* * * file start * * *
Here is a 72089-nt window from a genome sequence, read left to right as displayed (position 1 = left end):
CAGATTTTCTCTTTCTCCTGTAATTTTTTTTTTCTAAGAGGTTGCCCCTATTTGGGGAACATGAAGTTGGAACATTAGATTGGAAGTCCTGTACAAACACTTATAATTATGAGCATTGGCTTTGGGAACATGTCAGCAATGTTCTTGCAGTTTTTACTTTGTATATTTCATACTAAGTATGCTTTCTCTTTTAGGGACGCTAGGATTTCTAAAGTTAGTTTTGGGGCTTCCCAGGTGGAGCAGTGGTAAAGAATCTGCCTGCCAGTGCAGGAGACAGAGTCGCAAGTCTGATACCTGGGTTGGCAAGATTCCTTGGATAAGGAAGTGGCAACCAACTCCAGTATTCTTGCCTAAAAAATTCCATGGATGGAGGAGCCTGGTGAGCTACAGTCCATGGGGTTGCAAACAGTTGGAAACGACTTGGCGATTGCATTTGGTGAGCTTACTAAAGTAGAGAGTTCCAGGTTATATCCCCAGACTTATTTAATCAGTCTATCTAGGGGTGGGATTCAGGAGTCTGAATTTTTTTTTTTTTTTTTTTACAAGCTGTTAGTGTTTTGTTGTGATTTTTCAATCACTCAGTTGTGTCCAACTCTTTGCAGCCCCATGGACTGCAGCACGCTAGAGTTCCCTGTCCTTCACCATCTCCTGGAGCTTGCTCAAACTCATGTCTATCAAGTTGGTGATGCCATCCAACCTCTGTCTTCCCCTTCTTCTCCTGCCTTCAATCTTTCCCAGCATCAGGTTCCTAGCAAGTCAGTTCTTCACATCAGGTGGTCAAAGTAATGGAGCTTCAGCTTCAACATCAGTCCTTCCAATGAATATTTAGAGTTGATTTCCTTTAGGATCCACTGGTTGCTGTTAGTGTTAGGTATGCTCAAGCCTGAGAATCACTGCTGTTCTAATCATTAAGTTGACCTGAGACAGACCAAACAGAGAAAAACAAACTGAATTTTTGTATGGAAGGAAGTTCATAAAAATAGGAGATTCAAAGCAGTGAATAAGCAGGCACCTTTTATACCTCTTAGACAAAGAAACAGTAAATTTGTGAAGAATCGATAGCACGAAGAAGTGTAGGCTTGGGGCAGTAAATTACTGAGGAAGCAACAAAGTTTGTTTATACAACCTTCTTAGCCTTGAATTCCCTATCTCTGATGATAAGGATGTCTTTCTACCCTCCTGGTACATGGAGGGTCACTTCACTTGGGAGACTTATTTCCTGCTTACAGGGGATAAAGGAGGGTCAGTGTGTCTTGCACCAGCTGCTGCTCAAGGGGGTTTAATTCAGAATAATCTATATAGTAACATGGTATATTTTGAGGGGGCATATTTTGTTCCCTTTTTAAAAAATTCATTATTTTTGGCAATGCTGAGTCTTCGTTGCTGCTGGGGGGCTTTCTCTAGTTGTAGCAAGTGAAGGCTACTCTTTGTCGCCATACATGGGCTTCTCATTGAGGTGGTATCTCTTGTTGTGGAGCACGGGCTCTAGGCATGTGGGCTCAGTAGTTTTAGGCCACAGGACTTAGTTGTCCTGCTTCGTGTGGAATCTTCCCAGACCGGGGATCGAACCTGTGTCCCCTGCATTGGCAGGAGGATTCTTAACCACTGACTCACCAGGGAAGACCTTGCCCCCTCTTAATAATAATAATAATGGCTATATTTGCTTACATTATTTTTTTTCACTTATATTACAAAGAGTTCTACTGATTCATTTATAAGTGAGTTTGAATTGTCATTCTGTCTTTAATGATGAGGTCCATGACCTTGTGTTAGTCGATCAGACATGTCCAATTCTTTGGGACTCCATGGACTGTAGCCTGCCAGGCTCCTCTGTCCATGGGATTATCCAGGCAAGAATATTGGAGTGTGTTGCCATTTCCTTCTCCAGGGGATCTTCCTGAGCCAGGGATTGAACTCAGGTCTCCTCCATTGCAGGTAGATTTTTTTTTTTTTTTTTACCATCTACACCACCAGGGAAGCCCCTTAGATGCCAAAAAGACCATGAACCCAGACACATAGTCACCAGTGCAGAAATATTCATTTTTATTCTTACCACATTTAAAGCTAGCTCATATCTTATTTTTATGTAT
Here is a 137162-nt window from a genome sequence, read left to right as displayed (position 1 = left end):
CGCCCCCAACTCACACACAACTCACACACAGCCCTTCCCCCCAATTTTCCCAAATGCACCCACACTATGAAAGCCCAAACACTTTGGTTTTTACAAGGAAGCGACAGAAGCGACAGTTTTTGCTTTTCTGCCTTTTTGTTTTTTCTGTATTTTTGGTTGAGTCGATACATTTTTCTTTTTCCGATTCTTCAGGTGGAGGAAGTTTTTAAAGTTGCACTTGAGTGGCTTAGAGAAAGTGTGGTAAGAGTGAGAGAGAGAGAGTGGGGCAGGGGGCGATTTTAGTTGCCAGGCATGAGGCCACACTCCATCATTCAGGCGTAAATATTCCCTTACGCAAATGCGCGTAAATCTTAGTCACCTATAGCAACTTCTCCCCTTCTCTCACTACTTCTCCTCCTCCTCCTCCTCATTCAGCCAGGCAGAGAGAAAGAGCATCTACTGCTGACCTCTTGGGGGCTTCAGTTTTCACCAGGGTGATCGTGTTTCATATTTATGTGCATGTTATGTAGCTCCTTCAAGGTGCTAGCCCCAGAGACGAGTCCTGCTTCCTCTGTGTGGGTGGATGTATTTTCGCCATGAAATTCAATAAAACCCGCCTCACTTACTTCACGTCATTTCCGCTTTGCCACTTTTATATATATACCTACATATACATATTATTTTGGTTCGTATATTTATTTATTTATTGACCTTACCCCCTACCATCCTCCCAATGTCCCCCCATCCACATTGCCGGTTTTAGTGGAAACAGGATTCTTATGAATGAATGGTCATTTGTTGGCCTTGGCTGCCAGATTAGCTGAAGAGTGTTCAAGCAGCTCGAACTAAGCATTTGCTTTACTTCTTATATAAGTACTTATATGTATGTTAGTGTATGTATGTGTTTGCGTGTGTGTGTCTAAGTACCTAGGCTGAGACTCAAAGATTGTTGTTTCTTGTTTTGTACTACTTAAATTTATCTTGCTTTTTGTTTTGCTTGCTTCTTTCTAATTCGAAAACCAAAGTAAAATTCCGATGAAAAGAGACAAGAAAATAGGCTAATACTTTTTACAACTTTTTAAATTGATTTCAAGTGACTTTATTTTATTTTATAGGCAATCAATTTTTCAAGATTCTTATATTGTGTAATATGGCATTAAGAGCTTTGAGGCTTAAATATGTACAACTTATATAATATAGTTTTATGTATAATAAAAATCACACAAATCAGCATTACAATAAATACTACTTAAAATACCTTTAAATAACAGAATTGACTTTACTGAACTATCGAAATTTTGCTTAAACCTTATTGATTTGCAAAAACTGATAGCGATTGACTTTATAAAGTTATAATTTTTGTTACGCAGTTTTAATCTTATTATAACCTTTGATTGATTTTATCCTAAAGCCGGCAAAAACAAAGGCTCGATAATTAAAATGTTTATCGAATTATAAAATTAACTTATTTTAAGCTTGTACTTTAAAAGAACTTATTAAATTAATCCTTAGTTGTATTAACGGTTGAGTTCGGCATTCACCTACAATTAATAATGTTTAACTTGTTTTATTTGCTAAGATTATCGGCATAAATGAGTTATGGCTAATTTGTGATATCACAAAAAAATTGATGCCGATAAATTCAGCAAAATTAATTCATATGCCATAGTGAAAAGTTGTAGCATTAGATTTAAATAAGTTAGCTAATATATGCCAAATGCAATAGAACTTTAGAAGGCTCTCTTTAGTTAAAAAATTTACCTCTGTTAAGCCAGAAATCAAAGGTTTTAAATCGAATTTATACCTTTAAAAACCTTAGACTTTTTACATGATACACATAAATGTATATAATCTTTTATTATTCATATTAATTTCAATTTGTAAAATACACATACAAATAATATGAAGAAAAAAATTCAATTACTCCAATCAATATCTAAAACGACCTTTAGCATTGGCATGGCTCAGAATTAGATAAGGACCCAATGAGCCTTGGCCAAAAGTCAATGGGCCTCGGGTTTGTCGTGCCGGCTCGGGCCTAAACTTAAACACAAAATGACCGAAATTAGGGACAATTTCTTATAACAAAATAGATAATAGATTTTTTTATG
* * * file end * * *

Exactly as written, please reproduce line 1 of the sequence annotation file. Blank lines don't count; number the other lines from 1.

Here is a 72089-nt window from a genome sequence, read left to right as displayed (position 1 = left end):